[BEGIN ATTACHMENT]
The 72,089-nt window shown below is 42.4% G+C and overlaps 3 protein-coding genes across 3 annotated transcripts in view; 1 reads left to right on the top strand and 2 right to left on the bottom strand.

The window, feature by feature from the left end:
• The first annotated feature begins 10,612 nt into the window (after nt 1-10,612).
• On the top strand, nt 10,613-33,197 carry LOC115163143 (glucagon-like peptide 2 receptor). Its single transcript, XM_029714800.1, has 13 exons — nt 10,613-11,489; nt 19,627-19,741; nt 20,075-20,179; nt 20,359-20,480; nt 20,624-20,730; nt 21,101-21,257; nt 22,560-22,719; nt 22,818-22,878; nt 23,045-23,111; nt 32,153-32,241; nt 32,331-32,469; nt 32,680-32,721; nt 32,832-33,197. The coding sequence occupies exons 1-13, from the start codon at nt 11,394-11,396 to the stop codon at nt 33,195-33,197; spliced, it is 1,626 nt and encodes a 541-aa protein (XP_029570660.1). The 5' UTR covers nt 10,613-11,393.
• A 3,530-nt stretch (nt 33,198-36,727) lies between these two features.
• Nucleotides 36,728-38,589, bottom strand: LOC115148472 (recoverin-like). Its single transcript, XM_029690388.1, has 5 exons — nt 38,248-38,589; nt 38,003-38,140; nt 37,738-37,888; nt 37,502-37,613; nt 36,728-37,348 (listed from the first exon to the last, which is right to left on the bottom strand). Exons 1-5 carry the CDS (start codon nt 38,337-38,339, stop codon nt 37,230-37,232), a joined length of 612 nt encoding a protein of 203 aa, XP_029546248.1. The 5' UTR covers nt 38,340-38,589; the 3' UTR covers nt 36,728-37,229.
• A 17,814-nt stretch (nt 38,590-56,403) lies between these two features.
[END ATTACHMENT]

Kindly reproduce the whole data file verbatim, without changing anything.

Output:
The 72,089-nt window shown below is 42.4% G+C and overlaps 3 protein-coding genes across 3 annotated transcripts in view; 1 reads left to right on the top strand and 2 right to left on the bottom strand.

The window, feature by feature from the left end:
• The first annotated feature begins 10,612 nt into the window (after nt 1-10,612).
• On the top strand, nt 10,613-33,197 carry LOC115163143 (glucagon-like peptide 2 receptor). Its single transcript, XM_029714800.1, has 13 exons — nt 10,613-11,489; nt 19,627-19,741; nt 20,075-20,179; nt 20,359-20,480; nt 20,624-20,730; nt 21,101-21,257; nt 22,560-22,719; nt 22,818-22,878; nt 23,045-23,111; nt 32,153-32,241; nt 32,331-32,469; nt 32,680-32,721; nt 32,832-33,197. The coding sequence occupies exons 1-13, from the start codon at nt 11,394-11,396 to the stop codon at nt 33,195-33,197; spliced, it is 1,626 nt and encodes a 541-aa protein (XP_029570660.1). The 5' UTR covers nt 10,613-11,393.
• A 3,530-nt stretch (nt 33,198-36,727) lies between these two features.
• Nucleotides 36,728-38,589, bottom strand: LOC115148472 (recoverin-like). Its single transcript, XM_029690388.1, has 5 exons — nt 38,248-38,589; nt 38,003-38,140; nt 37,738-37,888; nt 37,502-37,613; nt 36,728-37,348 (listed from the first exon to the last, which is right to left on the bottom strand). Exons 1-5 carry the CDS (start codon nt 38,337-38,339, stop codon nt 37,230-37,232), a joined length of 612 nt encoding a protein of 203 aa, XP_029546248.1. The 5' UTR covers nt 38,340-38,589; the 3' UTR covers nt 36,728-37,229.
• A 17,814-nt stretch (nt 38,590-56,403) lies between these two features.